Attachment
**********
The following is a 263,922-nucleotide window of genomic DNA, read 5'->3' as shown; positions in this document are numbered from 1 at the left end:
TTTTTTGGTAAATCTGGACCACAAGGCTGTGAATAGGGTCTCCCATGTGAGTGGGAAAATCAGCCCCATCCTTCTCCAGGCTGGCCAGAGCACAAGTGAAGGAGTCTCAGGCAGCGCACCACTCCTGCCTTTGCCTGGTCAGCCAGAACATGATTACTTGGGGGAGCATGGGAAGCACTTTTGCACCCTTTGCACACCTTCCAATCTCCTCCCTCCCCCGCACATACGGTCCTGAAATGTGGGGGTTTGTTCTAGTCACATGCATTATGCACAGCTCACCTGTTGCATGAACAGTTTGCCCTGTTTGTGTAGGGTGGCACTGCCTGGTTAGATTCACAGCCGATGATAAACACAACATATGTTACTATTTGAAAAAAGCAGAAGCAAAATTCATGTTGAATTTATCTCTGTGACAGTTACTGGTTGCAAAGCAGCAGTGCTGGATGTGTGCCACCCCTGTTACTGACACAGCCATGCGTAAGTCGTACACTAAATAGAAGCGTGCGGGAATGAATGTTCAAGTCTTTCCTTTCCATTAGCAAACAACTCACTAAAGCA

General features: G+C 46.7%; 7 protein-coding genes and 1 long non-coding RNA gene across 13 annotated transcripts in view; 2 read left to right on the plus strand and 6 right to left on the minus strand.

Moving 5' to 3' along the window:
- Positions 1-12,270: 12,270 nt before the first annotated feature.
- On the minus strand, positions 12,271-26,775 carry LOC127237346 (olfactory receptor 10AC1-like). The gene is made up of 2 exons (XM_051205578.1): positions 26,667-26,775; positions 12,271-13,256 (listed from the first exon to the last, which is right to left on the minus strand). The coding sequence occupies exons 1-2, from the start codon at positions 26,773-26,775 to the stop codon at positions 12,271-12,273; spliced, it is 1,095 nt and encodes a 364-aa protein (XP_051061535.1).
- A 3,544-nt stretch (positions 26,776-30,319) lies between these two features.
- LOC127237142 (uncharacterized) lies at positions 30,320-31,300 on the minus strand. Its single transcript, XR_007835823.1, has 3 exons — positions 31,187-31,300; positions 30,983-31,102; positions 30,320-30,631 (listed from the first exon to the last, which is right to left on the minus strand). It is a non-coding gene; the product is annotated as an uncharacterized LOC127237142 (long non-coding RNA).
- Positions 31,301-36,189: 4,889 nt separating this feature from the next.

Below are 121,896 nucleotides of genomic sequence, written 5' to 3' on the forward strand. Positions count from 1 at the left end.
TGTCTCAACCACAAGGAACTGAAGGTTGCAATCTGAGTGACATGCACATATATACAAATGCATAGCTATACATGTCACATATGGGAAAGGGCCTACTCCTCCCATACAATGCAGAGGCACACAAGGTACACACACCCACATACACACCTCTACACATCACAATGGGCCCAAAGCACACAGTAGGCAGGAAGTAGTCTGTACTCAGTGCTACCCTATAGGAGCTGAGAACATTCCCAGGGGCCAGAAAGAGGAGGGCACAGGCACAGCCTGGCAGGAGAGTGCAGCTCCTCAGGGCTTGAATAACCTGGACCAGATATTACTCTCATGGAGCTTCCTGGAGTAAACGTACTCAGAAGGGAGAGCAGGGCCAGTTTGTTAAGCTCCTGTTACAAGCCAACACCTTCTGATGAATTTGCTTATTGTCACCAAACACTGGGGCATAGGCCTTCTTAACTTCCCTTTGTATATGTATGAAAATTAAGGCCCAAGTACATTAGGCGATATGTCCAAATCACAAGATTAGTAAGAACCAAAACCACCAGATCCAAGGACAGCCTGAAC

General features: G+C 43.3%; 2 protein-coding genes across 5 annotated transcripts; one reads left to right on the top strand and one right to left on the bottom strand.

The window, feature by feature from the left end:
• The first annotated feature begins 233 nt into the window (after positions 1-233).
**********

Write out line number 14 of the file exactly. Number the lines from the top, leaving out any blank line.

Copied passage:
• The first annotated feature begins 233 nt into the window (after positions 1-233).